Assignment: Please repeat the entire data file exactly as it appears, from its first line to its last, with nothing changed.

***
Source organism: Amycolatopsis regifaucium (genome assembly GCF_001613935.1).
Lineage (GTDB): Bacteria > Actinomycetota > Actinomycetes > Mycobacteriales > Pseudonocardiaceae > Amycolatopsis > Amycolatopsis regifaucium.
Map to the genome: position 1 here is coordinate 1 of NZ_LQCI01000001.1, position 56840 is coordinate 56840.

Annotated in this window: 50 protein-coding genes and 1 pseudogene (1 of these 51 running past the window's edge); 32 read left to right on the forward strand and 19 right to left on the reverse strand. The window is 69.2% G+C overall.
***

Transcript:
Source organism: Amycolatopsis regifaucium (genome assembly GCF_001613935.1).
Lineage (GTDB): Bacteria > Actinomycetota > Actinomycetes > Mycobacteriales > Pseudonocardiaceae > Amycolatopsis > Amycolatopsis regifaucium.
Map to the genome: position 1 here is coordinate 1 of NZ_LQCI01000001.1, position 56840 is coordinate 56840.

Annotated in this window: 50 protein-coding genes and 1 pseudogene (1 of these 51 running past the window's edge); 32 read left to right on the forward strand and 19 right to left on the reverse strand. The window is 69.2% G+C overall.